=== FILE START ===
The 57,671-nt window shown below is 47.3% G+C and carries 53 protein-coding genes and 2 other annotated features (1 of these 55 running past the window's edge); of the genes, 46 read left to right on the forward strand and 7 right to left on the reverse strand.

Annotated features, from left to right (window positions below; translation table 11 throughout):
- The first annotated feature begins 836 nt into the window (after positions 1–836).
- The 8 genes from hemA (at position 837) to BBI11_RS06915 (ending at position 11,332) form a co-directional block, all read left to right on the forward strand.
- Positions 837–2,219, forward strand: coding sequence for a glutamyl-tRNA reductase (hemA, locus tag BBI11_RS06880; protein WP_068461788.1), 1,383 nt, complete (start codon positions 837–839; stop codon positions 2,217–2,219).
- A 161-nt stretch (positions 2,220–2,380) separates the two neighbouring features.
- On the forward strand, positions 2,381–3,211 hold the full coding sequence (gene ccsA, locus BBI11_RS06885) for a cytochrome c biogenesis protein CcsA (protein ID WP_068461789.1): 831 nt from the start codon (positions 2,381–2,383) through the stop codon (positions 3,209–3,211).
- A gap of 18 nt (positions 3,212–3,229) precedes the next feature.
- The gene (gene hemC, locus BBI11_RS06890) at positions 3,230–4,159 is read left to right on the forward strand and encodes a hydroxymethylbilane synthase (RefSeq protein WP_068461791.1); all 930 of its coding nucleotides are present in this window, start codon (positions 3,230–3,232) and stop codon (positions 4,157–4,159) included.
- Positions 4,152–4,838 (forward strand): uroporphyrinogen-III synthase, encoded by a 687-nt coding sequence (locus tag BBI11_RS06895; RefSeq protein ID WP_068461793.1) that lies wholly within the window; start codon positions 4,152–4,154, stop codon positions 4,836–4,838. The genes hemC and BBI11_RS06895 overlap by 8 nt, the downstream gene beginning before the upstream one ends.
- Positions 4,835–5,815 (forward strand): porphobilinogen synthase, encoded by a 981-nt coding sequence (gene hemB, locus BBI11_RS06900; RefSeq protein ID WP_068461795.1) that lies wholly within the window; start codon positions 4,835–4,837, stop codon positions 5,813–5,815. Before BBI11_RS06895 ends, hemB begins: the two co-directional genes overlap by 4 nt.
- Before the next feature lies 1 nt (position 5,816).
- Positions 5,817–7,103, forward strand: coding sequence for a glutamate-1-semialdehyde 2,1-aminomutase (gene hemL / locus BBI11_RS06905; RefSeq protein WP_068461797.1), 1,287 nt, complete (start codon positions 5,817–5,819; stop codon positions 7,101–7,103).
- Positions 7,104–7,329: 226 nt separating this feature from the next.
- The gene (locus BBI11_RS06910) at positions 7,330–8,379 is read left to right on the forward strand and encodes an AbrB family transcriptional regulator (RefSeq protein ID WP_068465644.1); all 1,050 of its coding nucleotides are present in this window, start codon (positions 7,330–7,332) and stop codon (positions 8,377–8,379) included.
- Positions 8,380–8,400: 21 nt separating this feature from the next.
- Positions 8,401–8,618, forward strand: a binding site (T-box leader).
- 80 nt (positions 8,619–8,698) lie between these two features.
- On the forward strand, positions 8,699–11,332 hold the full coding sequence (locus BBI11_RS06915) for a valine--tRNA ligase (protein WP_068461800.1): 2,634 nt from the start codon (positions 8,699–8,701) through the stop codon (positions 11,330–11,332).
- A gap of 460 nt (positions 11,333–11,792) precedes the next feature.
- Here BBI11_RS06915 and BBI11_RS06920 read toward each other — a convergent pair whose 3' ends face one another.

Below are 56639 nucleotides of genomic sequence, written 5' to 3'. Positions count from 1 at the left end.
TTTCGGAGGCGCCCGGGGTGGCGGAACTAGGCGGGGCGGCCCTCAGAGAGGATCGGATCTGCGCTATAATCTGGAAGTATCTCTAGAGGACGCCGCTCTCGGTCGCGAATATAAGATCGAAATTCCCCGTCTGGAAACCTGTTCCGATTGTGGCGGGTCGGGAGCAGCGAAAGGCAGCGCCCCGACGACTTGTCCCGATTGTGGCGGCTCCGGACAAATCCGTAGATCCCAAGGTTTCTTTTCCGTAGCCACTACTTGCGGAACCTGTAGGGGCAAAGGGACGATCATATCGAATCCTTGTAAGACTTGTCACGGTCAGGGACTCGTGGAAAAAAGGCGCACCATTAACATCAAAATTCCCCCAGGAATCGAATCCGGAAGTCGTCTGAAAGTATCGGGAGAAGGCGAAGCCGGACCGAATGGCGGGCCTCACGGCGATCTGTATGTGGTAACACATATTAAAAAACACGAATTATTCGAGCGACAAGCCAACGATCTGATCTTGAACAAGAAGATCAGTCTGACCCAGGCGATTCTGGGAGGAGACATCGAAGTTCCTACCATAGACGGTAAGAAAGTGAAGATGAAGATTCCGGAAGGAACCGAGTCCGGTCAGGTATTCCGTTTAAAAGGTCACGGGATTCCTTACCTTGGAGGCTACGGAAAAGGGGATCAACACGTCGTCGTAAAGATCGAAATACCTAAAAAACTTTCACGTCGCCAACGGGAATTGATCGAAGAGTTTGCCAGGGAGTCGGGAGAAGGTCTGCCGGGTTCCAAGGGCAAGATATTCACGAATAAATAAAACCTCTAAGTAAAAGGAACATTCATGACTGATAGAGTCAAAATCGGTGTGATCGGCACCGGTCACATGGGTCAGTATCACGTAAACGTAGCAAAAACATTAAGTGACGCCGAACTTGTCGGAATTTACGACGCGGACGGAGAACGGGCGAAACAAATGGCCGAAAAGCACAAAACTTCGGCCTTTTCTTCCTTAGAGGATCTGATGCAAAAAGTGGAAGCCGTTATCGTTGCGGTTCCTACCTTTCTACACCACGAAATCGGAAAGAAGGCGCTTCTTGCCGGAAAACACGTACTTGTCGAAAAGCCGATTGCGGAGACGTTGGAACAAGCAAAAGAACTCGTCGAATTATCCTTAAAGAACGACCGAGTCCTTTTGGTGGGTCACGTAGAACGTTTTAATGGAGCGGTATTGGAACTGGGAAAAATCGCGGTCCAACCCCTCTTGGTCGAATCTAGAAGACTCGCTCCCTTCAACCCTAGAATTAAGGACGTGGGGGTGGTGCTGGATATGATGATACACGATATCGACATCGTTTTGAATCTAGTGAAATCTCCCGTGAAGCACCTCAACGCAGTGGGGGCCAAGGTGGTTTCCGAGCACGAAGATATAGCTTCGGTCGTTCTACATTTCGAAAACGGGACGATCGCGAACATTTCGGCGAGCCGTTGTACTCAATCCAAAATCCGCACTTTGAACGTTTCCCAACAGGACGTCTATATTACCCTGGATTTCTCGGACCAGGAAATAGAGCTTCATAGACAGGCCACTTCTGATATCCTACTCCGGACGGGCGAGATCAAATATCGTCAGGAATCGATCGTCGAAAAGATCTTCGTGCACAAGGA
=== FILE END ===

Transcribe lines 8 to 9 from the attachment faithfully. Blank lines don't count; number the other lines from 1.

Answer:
- A gap of 18 nt (positions 3,212–3,229) precedes the next feature.
- The gene (gene hemC, locus BBI11_RS06890) at positions 3,230–4,159 is read left to right on the forward strand and encodes a hydroxymethylbilane synthase (RefSeq protein WP_068461791.1); all 930 of its coding nucleotides are present in this window, start codon (positions 3,230–3,232) and stop codon (positions 4,157–4,159) included.